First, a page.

Early Morning Work

  • William H. Johnson, Early Morning Work, ca. 1940, oil on burlap, Smithsonian American Art Museum, Gift of the Harmon Foundation, 1967.59.1082

Exhibition Label
Early Morning Work presents a clear narrative: the day’s chores must be done. But the scene is more than a reminiscence of farm life. It affirms the idea that Southern blacks maintained connections with the cultural heritage of Africa. Though seemingly primitive, the flattened forms and deliberately naïve perspective Johnson used were informed by years of artistic discipline. The man’s profile is a beautifully rendered drawing of an African mask. Hands and mule hoofs are disproportionately large, while the horizontal stripes offer a visual cadence punctuated by the circular forms of a wheel and chickens pecking at the ground.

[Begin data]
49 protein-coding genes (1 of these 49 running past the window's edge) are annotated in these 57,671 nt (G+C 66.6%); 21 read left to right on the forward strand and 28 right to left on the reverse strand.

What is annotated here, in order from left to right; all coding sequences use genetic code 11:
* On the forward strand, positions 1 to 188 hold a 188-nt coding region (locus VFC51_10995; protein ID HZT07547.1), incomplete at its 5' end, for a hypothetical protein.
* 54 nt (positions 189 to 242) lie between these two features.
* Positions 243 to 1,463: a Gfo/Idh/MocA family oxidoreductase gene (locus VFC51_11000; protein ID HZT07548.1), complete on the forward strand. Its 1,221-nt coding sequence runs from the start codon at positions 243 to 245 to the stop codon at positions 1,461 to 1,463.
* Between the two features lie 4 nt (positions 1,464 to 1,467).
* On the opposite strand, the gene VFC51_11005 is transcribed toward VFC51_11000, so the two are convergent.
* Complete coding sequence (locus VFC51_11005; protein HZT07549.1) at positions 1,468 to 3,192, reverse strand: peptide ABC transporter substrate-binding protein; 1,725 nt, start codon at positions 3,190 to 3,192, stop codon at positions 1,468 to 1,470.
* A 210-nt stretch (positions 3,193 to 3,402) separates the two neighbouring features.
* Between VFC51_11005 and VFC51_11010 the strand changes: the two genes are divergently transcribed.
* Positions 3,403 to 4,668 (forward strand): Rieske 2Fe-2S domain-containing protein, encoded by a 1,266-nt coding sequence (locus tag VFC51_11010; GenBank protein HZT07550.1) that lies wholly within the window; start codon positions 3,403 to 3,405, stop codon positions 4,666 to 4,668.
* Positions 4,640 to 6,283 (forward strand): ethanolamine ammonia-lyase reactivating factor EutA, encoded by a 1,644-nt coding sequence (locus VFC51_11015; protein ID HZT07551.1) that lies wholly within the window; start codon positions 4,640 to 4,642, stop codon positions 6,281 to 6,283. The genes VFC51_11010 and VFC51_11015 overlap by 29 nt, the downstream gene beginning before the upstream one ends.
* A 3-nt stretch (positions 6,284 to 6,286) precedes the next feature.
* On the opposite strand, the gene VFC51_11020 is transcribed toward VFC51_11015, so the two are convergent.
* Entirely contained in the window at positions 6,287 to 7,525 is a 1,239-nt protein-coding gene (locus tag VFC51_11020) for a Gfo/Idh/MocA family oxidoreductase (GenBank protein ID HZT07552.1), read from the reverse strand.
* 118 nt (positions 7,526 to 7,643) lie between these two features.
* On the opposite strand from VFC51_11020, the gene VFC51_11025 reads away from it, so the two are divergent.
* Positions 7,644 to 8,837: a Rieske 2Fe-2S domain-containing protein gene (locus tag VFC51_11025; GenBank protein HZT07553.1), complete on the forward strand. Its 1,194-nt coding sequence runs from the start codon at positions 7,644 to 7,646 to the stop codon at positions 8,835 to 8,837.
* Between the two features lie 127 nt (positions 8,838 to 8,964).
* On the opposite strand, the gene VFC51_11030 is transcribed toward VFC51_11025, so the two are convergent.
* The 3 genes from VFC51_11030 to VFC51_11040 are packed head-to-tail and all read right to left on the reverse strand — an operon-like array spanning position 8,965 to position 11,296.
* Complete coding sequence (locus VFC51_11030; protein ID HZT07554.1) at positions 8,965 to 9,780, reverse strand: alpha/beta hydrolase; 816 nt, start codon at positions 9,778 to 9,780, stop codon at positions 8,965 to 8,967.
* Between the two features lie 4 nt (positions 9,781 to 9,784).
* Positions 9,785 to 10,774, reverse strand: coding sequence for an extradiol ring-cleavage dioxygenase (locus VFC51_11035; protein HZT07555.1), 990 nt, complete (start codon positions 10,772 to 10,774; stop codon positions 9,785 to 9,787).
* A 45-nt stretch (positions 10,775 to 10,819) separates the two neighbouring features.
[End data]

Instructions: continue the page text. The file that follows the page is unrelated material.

African American Art: Harlem Renaissance, Civil Rights Era, and Beyond, 2012
Early Morning Work
ca. 1940
Not on view
38 1/2 x 45 5/8 in. (97.8 x 115.9 cm.)
Credit Line

Smithsonian American Art Museum

Gift of the Harmon Foundation

Mediums Description
oil on burlap
  • Animal – donkey
  • Figure group – family
Object Number
Linked Open Data
Linked Open Data URI

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